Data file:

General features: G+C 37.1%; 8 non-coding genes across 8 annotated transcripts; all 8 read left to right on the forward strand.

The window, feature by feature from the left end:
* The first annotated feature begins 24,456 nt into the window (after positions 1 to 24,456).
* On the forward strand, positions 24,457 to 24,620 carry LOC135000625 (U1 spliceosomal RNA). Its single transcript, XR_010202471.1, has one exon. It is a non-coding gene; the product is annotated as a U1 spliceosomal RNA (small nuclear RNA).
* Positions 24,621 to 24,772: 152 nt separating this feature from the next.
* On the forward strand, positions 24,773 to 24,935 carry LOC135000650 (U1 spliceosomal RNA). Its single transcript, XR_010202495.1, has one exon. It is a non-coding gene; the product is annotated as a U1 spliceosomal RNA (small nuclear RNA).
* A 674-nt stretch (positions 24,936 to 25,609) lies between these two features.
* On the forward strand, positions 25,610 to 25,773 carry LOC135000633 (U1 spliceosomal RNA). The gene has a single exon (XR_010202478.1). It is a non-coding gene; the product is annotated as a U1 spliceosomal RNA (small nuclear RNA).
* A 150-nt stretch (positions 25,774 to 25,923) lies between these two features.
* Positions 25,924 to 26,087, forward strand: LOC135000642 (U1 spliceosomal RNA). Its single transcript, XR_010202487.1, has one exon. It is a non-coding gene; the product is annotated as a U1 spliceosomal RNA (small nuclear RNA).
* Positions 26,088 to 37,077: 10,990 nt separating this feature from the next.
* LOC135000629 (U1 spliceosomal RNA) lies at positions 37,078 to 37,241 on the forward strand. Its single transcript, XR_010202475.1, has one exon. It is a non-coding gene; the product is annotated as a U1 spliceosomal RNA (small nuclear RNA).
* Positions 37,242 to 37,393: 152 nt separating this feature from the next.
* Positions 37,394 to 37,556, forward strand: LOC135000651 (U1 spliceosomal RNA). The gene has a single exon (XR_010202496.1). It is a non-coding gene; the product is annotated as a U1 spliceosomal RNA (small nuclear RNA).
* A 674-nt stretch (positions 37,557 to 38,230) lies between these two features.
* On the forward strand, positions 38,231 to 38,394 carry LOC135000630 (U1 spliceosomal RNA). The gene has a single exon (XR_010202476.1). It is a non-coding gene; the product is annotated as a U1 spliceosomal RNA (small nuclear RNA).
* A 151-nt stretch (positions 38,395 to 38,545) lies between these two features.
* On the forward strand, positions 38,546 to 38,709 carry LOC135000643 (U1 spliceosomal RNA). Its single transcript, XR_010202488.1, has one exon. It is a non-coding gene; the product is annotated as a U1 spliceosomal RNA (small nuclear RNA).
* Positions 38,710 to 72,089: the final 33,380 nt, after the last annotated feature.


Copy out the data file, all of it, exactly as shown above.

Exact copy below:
General features: G+C 37.1%; 8 non-coding genes across 8 annotated transcripts; all 8 read left to right on the forward strand.

The window, feature by feature from the left end:
* The first annotated feature begins 24,456 nt into the window (after positions 1 to 24,456).
* On the forward strand, positions 24,457 to 24,620 carry LOC135000625 (U1 spliceosomal RNA). Its single transcript, XR_010202471.1, has one exon. It is a non-coding gene; the product is annotated as a U1 spliceosomal RNA (small nuclear RNA).
* Positions 24,621 to 24,772: 152 nt separating this feature from the next.
* On the forward strand, positions 24,773 to 24,935 carry LOC135000650 (U1 spliceosomal RNA). Its single transcript, XR_010202495.1, has one exon. It is a non-coding gene; the product is annotated as a U1 spliceosomal RNA (small nuclear RNA).
* A 674-nt stretch (positions 24,936 to 25,609) lies between these two features.
* On the forward strand, positions 25,610 to 25,773 carry LOC135000633 (U1 spliceosomal RNA). The gene has a single exon (XR_010202478.1). It is a non-coding gene; the product is annotated as a U1 spliceosomal RNA (small nuclear RNA).
* A 150-nt stretch (positions 25,774 to 25,923) lies between these two features.
* Positions 25,924 to 26,087, forward strand: LOC135000642 (U1 spliceosomal RNA). Its single transcript, XR_010202487.1, has one exon. It is a non-coding gene; the product is annotated as a U1 spliceosomal RNA (small nuclear RNA).
* Positions 26,088 to 37,077: 10,990 nt separating this feature from the next.
* LOC135000629 (U1 spliceosomal RNA) lies at positions 37,078 to 37,241 on the forward strand. Its single transcript, XR_010202475.1, has one exon. It is a non-coding gene; the product is annotated as a U1 spliceosomal RNA (small nuclear RNA).
* Positions 37,242 to 37,393: 152 nt separating this feature from the next.
* Positions 37,394 to 37,556, forward strand: LOC135000651 (U1 spliceosomal RNA). The gene has a single exon (XR_010202496.1). It is a non-coding gene; the product is annotated as a U1 spliceosomal RNA (small nuclear RNA).
* A 674-nt stretch (positions 37,557 to 38,230) lies between these two features.
* On the forward strand, positions 38,231 to 38,394 carry LOC135000630 (U1 spliceosomal RNA). The gene has a single exon (XR_010202476.1). It is a non-coding gene; the product is annotated as a U1 spliceosomal RNA (small nuclear RNA).
* A 151-nt stretch (positions 38,395 to 38,545) lies between these two features.
* On the forward strand, positions 38,546 to 38,709 carry LOC135000643 (U1 spliceosomal RNA). Its single transcript, XR_010202488.1, has one exon. It is a non-coding gene; the product is annotated as a U1 spliceosomal RNA (small nuclear RNA).
* Positions 38,710 to 72,089: the final 33,380 nt, after the last annotated feature.